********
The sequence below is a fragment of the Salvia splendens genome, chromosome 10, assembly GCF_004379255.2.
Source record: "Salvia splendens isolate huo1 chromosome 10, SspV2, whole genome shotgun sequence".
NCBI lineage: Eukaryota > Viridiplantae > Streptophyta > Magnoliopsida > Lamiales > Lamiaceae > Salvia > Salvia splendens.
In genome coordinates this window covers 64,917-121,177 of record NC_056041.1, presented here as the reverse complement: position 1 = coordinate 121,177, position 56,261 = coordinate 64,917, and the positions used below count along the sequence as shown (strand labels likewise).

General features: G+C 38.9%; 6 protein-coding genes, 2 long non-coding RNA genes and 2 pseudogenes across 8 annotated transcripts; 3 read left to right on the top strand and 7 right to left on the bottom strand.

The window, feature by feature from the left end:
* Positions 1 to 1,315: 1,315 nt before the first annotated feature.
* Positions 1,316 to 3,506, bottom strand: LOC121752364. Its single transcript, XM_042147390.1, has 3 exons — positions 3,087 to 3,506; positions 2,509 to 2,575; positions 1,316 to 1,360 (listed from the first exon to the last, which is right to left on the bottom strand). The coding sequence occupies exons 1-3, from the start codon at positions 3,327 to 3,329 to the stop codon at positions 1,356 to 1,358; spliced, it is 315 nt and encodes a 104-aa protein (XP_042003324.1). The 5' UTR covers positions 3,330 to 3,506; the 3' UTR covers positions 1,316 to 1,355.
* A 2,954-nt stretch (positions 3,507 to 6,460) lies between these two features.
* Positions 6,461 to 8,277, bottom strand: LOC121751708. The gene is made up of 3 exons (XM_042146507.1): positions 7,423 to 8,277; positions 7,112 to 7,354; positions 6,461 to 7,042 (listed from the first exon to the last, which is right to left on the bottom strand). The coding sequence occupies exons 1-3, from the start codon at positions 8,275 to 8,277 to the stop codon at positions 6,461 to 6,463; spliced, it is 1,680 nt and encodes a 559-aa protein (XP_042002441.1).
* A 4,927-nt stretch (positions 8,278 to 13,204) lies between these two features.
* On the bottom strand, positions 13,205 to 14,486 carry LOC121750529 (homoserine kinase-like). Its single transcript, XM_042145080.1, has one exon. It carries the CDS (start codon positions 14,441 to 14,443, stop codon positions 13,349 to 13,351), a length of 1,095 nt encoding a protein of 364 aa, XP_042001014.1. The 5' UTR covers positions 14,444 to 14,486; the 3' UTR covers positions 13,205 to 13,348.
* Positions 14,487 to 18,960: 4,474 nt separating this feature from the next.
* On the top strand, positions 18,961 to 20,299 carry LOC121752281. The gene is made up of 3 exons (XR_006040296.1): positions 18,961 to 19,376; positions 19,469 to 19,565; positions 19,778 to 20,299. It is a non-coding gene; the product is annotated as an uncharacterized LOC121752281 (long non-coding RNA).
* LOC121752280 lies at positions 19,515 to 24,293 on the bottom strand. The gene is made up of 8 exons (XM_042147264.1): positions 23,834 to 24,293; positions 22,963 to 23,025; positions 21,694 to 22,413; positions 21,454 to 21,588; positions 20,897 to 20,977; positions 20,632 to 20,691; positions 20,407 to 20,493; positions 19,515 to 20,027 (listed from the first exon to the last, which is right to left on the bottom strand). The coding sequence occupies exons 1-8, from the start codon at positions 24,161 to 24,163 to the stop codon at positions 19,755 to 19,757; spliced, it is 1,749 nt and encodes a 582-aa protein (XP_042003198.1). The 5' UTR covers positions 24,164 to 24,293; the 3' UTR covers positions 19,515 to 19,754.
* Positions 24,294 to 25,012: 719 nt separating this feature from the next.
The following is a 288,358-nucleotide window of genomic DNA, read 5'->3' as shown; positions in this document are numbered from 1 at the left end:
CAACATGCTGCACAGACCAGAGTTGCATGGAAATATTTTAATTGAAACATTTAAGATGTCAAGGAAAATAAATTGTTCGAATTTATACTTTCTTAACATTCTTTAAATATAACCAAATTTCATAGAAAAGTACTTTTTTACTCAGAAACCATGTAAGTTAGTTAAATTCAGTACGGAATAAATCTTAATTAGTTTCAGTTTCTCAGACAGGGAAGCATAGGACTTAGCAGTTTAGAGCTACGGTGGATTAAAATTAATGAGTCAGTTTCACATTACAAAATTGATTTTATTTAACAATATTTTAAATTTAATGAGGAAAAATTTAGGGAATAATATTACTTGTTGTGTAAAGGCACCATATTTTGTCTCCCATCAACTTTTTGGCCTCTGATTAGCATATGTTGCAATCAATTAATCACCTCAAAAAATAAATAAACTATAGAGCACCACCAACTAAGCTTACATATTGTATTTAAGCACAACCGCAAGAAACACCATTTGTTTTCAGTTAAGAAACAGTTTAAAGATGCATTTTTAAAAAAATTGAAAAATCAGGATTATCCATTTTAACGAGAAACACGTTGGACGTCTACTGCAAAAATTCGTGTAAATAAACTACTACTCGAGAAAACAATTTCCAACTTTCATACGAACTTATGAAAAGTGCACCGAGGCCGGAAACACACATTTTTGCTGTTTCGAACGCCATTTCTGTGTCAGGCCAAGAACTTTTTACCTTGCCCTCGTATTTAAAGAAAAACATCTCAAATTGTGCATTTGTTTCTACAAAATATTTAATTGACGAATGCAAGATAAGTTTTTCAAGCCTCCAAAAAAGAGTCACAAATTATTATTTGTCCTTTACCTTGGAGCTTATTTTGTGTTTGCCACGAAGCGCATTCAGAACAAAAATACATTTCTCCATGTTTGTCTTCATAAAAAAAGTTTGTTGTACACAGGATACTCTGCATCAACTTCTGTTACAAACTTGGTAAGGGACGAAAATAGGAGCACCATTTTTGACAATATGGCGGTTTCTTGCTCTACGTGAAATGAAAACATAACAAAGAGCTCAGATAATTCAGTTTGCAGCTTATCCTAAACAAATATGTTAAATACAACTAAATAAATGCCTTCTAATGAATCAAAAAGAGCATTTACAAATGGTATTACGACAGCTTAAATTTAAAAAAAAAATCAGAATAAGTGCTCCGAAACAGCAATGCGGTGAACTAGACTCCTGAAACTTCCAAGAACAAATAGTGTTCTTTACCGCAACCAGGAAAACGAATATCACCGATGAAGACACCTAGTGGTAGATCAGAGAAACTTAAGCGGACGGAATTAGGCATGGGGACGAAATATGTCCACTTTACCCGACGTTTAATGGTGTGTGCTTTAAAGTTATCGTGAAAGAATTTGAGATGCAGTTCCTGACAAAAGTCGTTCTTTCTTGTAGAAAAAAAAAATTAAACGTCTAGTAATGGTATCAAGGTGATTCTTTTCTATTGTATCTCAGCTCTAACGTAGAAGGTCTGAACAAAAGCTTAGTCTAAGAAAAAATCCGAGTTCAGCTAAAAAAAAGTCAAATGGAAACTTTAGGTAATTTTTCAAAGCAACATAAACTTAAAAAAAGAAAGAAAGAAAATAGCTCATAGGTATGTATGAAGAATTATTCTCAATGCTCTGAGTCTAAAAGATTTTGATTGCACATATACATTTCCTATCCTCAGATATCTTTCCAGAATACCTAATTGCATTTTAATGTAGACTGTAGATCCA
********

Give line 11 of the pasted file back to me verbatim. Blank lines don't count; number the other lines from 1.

* A 4,927-nt stretch (positions 8,278 to 13,204) lies between these two features.